Often I mention social identity in my posts; so I thought I'd offer a brief overview of my theoretical framework with regard to Paul's discourse of identity formation in 1 Corinthians. The social identity theory of Tajfel and Turner (1979: 33-47) provides a theoretical framework from which to understand the ingroup/outgroup relations evident in a text (de Fina, Schiffrin, and Bamberg 2006: 9). Individuals form identity within the nexus of discourse, relationships, and various group memberships. The ensuing contrast in values between the discourse and the identity provides the impetus for negotiation (Cerulo 1997: 385-409). Individuals look to groups for behavioral norms and identity salience (Hogg and Mullin 1999: 249-79). Social identity theory seeks to explain how this interaction occurs. Self-categorization theory, developed by Turner (Turner, et. al 1987), argues that identity salience is contextually determined based, primarily on the available social comparison groups. When an individual attains salient identity then self-stereotyping occurs and the sense of homogeneity with the ingroup increases (Hewstone Rubin, and Willis 2002: 578-9). This self-stereotyping is discursive and may change its level of salience based on the change of outgroups. Texts and other forms of discourse are influential in this social evaluation and the ensuing distancing between one ingroup and another outgroup which may occur. Thus discursive forms of communication may contextualize similarity and difference and thus provide a new conceptual framework from which to evaluate oneself and an outgroup (Hogg 2001: 63-66; Marques, et. al 2001: 402). These two theories intersect when it comes to explaining the perceived characteristics of the outgroup. Ingroup identity is made more salient through a critique of the outgroup, especially if the outgroup is a super-ordinate group and one by which the ingroup feels threatened (Hogg and Mullin 1999: xx; Sherif 2001: 64-70). This external threat increases the likelihood of self-stereotyping and thus distancing from the super-ordinate group. The various outgroups may but do not need to exist in an overtly threatening relationship.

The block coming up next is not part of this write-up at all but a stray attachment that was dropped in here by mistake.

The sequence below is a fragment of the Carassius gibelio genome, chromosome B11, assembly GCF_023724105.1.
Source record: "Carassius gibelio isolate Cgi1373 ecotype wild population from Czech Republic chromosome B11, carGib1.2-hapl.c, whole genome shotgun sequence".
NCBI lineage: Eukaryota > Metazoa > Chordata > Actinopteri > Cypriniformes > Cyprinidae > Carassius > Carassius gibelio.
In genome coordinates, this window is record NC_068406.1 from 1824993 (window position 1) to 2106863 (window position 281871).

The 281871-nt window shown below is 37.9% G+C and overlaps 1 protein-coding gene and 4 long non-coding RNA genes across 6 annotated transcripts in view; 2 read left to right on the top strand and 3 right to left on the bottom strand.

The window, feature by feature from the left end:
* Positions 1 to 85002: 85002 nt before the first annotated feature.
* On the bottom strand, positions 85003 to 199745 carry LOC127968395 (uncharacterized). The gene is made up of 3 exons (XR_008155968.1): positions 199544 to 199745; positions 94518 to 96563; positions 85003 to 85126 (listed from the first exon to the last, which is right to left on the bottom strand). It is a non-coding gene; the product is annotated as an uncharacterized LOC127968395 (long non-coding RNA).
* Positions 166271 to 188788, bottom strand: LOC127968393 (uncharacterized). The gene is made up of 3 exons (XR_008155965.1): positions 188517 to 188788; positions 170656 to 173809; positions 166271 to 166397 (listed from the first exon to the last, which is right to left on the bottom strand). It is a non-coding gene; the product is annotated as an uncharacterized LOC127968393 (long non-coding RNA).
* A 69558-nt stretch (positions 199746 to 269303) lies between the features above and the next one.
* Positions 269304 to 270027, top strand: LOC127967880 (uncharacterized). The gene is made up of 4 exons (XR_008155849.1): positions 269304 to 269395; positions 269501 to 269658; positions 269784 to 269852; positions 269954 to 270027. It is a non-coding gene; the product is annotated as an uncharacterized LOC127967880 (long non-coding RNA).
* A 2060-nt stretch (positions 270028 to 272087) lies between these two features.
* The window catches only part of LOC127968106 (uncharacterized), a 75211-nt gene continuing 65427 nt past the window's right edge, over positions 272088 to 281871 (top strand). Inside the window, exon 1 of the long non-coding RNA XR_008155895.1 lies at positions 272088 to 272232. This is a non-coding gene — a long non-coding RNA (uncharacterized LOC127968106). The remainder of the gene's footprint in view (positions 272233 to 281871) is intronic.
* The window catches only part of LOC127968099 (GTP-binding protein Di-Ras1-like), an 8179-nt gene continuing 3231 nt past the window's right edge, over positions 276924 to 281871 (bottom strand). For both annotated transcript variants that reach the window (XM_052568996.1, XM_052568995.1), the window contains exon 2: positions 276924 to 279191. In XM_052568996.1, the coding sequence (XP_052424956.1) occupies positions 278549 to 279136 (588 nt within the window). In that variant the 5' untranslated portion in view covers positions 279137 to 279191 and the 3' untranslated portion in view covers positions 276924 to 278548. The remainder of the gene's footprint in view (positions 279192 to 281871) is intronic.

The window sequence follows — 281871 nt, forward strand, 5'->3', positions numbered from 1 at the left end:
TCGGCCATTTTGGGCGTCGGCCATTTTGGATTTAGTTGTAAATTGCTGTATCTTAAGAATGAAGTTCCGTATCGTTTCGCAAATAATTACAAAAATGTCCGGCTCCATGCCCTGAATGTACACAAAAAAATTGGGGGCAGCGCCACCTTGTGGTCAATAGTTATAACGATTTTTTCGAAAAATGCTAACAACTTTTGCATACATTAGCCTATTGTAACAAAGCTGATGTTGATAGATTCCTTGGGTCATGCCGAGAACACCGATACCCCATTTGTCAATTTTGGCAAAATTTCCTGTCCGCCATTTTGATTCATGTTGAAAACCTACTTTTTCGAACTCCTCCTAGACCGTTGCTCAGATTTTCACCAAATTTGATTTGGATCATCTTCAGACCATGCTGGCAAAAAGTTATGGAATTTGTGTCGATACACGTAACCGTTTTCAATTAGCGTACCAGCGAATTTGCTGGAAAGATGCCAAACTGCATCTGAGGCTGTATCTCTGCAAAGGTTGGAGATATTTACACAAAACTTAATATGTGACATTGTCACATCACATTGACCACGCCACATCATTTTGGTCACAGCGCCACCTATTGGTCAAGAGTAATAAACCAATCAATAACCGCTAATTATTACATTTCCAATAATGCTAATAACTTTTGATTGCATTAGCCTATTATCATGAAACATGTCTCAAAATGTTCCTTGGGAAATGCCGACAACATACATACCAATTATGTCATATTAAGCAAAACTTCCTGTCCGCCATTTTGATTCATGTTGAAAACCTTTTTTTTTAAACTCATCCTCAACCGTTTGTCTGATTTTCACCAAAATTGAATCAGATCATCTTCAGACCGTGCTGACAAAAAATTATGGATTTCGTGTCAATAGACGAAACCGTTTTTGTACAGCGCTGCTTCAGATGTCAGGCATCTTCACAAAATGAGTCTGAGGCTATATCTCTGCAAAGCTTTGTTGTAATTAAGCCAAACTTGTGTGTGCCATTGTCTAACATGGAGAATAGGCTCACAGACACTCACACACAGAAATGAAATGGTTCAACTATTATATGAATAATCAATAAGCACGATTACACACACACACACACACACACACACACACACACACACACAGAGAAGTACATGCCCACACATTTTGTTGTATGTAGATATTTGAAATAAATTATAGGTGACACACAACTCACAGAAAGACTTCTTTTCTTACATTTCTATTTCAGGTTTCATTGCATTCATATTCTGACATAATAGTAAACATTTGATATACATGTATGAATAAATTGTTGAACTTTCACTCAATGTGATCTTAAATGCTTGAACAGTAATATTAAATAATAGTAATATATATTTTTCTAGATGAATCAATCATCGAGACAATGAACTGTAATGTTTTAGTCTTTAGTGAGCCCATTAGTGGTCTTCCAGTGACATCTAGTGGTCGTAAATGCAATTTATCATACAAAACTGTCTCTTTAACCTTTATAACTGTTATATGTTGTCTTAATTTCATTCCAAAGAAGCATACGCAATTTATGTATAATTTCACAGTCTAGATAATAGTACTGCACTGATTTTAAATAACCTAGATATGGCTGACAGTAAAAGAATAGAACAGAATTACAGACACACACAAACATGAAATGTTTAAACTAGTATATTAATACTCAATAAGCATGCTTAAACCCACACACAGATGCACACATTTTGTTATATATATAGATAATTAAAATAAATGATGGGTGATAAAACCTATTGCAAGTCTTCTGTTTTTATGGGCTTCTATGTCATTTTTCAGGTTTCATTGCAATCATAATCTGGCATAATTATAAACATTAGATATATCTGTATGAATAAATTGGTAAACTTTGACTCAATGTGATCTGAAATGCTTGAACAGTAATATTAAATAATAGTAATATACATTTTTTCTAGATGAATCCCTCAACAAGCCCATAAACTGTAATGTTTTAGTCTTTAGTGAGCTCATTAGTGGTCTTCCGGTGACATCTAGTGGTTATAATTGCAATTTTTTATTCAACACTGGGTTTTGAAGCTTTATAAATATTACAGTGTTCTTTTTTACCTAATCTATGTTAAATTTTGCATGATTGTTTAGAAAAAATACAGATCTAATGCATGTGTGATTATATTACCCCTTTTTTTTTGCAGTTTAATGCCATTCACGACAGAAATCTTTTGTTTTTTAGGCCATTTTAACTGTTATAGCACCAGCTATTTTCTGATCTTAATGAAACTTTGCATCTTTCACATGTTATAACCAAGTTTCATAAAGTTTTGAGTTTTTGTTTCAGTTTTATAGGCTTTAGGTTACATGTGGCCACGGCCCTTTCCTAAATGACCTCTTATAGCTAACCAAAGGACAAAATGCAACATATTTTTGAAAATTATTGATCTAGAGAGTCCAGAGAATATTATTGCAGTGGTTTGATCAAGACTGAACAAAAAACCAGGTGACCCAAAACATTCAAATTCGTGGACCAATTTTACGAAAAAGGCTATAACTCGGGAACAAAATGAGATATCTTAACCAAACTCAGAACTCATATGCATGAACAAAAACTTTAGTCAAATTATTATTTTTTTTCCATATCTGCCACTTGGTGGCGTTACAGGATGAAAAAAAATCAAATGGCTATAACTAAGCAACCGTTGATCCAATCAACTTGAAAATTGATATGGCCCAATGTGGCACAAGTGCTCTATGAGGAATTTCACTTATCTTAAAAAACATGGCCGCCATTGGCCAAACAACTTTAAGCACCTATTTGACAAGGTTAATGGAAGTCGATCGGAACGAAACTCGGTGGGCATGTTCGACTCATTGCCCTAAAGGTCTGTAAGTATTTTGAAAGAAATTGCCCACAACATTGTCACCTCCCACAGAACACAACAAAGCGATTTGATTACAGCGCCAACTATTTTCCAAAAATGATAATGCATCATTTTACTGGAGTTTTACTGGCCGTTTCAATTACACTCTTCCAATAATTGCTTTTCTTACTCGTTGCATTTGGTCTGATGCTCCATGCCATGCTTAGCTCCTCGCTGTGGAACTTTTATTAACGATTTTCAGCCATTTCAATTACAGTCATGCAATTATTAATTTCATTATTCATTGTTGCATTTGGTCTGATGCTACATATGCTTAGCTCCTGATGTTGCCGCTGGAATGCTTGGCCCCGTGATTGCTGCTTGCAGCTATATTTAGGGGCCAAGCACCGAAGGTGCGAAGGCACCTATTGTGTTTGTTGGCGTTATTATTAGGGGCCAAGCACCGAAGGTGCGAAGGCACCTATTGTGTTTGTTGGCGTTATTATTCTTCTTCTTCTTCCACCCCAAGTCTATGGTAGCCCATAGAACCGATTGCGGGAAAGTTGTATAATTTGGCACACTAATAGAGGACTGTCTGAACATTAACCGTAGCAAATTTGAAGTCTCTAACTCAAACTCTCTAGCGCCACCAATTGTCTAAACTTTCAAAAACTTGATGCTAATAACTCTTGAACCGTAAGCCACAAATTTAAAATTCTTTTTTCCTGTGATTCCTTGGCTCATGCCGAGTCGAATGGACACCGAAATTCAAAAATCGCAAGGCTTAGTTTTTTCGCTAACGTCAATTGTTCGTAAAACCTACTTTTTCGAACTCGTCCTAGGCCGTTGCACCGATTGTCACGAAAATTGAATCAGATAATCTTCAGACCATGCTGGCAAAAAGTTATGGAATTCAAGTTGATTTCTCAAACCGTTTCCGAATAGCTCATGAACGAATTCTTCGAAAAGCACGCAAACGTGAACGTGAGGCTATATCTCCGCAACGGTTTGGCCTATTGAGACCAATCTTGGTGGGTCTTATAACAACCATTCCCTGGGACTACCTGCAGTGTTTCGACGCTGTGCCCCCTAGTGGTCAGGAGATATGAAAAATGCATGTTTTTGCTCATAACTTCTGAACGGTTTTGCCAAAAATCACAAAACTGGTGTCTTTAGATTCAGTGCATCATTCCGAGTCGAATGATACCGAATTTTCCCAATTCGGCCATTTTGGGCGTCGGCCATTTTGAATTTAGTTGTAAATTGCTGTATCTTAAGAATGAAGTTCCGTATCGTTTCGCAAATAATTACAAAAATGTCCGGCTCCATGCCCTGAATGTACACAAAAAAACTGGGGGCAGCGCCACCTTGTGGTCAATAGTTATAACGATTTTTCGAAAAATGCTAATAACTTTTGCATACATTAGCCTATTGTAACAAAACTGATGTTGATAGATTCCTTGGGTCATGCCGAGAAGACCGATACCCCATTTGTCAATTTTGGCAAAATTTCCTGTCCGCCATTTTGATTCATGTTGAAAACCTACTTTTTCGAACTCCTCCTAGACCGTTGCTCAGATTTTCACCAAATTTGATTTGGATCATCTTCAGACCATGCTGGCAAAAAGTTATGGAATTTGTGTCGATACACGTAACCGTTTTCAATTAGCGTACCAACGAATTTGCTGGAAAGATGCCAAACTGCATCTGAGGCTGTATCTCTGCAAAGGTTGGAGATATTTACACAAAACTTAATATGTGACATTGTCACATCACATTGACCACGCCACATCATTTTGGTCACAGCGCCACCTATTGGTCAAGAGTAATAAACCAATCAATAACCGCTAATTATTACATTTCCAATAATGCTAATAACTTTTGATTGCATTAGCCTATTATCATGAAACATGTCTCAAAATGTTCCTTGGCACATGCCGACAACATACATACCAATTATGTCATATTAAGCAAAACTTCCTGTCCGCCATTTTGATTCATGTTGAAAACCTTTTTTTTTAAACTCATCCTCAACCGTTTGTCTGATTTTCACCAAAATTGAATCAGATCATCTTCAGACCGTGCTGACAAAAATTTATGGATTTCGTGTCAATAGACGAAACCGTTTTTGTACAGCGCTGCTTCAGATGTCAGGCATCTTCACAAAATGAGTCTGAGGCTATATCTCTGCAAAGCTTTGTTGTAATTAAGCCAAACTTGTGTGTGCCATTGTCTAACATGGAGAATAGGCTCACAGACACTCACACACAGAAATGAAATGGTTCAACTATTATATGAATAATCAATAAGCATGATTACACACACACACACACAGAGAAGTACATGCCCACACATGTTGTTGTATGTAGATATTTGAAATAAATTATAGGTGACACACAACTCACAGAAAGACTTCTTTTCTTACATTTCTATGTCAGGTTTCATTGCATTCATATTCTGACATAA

To understand better the nature of Paul’s mission rhetorics it is important to reflect on the nature of group formation and its impact on identity (Brown 2000; Hinkle and Brown 1990: 48-70; Horrell 2000; Esler 2000; Campbell 1991). Paul was ultimately involved in forming groups of individuals and providing them direction on how to re-orient their lives under the new realization of who they were “in Christ.” This identity was one in which a number of nested-identities existed within the population of Roman Corinth in the mid-first century C.E. The category of “in Christ” is ultimately a category which derives its meaning from a Jewish context, even though there is evidence for a Greco-Roman provenance of the concept (Garland 2003: 29; Son 2001: 27). Identity is no longer understood as a stable concept – it is one in which individuals are constantly shifting their self-understanding based on both written and spoken discourse (Hall 1997: 24; Lieu 2004: 12). Negotiated identity occurs within the nexus of written and spoken discourse and ingroup and outgroup interaction and definition. Paul’s rhetoric in the Corinthian correspondence was intended to address the transitional nature of the Corinthians’ identity in Roman Corinth which, if left uncontested, would ultimately hinder his gentile mission in that important colony.
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